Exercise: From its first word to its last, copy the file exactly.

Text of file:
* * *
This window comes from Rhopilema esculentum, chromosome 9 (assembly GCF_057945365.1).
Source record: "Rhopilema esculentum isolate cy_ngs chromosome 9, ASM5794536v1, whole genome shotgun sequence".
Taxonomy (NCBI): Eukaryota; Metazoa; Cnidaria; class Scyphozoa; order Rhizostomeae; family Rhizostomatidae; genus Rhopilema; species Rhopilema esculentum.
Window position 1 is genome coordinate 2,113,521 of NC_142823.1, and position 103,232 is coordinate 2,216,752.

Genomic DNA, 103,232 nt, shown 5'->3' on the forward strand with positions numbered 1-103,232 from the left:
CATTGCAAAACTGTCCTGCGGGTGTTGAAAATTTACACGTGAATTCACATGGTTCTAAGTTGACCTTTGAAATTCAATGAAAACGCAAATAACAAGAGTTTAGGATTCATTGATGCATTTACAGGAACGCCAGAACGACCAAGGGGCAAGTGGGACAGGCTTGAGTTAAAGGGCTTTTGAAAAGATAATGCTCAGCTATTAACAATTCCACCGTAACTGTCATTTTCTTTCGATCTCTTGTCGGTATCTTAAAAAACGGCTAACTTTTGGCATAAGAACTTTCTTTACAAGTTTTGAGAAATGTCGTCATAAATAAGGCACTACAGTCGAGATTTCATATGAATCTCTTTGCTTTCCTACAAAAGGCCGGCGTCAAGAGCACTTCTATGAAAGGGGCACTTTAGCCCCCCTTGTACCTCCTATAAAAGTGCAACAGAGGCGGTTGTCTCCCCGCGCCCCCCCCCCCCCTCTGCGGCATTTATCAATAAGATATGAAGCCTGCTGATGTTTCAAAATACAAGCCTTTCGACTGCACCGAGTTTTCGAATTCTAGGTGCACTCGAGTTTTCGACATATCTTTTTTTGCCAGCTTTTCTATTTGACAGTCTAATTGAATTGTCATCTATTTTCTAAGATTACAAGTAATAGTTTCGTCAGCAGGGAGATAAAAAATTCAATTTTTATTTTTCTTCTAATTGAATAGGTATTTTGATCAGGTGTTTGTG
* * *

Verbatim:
This window comes from Rhopilema esculentum, chromosome 9 (assembly GCF_057945365.1).
Source record: "Rhopilema esculentum isolate cy_ngs chromosome 9, ASM5794536v1, whole genome shotgun sequence".
Taxonomy (NCBI): Eukaryota; Metazoa; Cnidaria; class Scyphozoa; order Rhizostomeae; family Rhizostomatidae; genus Rhopilema; species Rhopilema esculentum.
Window position 1 is genome coordinate 2,113,521 of NC_142823.1, and position 103,232 is coordinate 2,216,752.

Genomic DNA, 103,232 nt, shown 5'->3' on the forward strand with positions numbered 1-103,232 from the left:
CATTGCAAAACTGTCCTGCGGGTGTTGAAAATTTACACGTGAATTCACATGGTTCTAAGTTGACCTTTGAAATTCAATGAAAACGCAAATAACAAGAGTTTAGGATTCATTGATGCATTTACAGGAACGCCAGAACGACCAAGGGGCAAGTGGGACAGGCTTGAGTTAAAGGGCTTTTGAAAAGATAATGCTCAGCTATTAACAATTCCACCGTAACTGTCATTTTCTTTCGATCTCTTGTCGGTATCTTAAAAAACGGCTAACTTTTGGCATAAGAACTTTCTTTACAAGTTTTGAGAAATGTCGTCATAAATAAGGCACTACAGTCGAGATTTCATATGAATCTCTTTGCTTTCCTACAAAAGGCCGGCGTCAAGAGCACTTCTATGAAAGGGGCACTTTAGCCCCCCTTGTACCTCCTATAAAAGTGCAACAGAGGCGGTTGTCTCCCCGCGCCCCCCCCCCCCCTCTGCGGCATTTATCAATAAGATATGAAGCCTGCTGATGTTTCAAAATACAAGCCTTTCGACTGCACCGAGTTTTCGAATTCTAGGTGCACTCGAGTTTTCGACATATCTTTTTTTGCCAGCTTTTCTATTTGACAGTCTAATTGAATTGTCATCTATTTTCTAAGATTACAAGTAATAGTTTCGTCAGCAGGGAGATAAAAAATTCAATTTTTATTTTTCTTCTAATTGAATAGGTATTTTGATCAGGTGTTTGTG